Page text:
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In the 95 years we’ve known about antimatter, physicists have not tested how the elusive inverse of ordinary matter is affected by gravity, the force that pulls masses to Earth and seems to affect all things in the classical realm.
Now, a group of physicists have. Members of the Antihydrogen Laser Physics Apparatus (ALPHA) collaboration at CERN directly observed antihydrogen—hydrogen’s antimatter foil—free-falling in a container. The observations confirm the weak equivalence principle set forth by Einstein in his general theory of relativity, which holds that all masses react the same way to gravity, regardless of their composition. The team’s research was published today in Nature.
“Many indirect measurements indicate that gravity interacts with antimatter as expected” said Jonathan Wurtele, an ALPHA collaboration member and a plasma physicist at the University of California, Berkeley, in an NSF release, “but until the result today, nobody had actually performed a direct observation that could rule out, for example, antihydrogen moving upwards as opposed to downwards in a gravitational field.”
Antimatter is not as confounding as it might sound. For one, it has mass, but it also is vanishingly rare compared to the abundance of regular matter in the universe. As Gizmodo explained in 2021:
Antimatter is sort of a mirror of matter; the same particles but with opposite charges. Regular-matter electrons have a negative charge; antimatter positrons are positively charged. Then you’ve got positively charged protons and negatively charged antiprotons, and so on. Antimatter and matter annihilate each other when they come into contact, but thankfully the minuscule amounts produced at CERN pose no threat to us.
“In modern physics, inertial mass is encoded in the standard model of particle physics, whereas gravitational mass is dealt with in Einstein’s general theory of relativity,” wrote Anna Soter, a physicist at ETH Zürich, in an accompanying News & Views article. “The assumed equivalence of inertial mass and gravitational mass is incorporated in the weak equivalence principle, which is the cornerstone of general relativity—but no proposal has yet succeeded in unifying the theories.”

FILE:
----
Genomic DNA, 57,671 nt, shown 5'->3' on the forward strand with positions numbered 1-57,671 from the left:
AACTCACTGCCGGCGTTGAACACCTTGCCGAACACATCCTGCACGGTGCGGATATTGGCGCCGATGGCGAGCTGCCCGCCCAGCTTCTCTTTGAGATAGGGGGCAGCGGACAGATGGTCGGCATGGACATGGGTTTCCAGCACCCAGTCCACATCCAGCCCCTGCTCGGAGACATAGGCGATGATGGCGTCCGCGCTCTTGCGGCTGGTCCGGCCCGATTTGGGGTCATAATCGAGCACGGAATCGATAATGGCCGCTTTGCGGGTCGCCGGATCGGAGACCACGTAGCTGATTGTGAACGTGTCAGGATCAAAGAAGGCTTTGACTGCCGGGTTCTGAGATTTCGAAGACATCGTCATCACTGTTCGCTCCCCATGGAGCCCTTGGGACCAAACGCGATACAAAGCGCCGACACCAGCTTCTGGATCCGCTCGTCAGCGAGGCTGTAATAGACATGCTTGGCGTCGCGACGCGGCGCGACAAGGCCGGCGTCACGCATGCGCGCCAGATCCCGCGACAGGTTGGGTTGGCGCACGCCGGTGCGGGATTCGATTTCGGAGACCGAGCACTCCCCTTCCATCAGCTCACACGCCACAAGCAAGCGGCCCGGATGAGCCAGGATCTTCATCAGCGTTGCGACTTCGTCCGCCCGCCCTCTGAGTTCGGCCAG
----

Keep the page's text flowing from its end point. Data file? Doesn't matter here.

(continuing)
Plans to test gravity’s force on antimatter were first made by 2018, as Gizmodo reported at the time, when the ALPHA collaboration built ALPHA-g, a magnetic trap for antihydrogen atoms. The antimatter particles are suspended and then dropped inside the trap, in a 21st-century equivalent to the story of Galileo Galilei dropping objects off the Leaning Tower of Pisa.
The antimatter particles are cooled in order to slow their movement, giving the physicists precious time to observe and measure them. In 2021, the ALPHA collaboration announced that they managed to cool antihydrogen to near-absolute zero. “Slowing down the motion of antiatoms allows us to perform more precise measurements on its properties. In daily life, you can imagine things moving fast are harder to see than things moving slowly,” Makoto Fujiwara, a particle physicist with Canada’s TRIUMF particle accelerator team, told Gizmodo at the time. “The same thing happens in quantum physics…. The more time you have to observe a certain property, the more precise your measurement.”
As the cooled antihydrogen escaped the magnetic trap, the particles entered a vertical vacuum chamber; if the particles came in contact with the sides of the chamber or its ends (i.e., regular matter) they were annihilated. The researchers fiddled with the strength of the magnetic field, but found that when the fields were balanced on either side of the chamber, about 80% of the antimatter particles annihilated towards the bottom of the trap. Which is to say, gravity got them there.
It’s a good thing that gravity influences matter the same way it does the ordinary stuff—if it didn’t, it would mean that physicists were missing something pretty fundamental to the standard model. It’s not yet clear if antimatter was affected by gravity in the exact same way as ordinary matter, but the very fact that it’s affected affirms both Einstein and the standard model.
But mysteries remain. The magnitude of the gravitational acceleration on the antihydrogen was not precisely measured, but set the foundations for such future experiments. That can be done with even colder atoms—and better understand the weak equivalence principle. And beyond—which is to say below—the masses of the smallest particles, there is the quantum realm, which seems to be beyond the influence of gravity, at least as we know it.
Put in perspective, it seems that this confirmation of something long suspected is just a baby step in physicists’ understanding of the forces of nature and particle physics. But the baby steps are the most important ones to take.
More: Antimatter Could Travel Through Our Galaxy With Ease, Physicists Say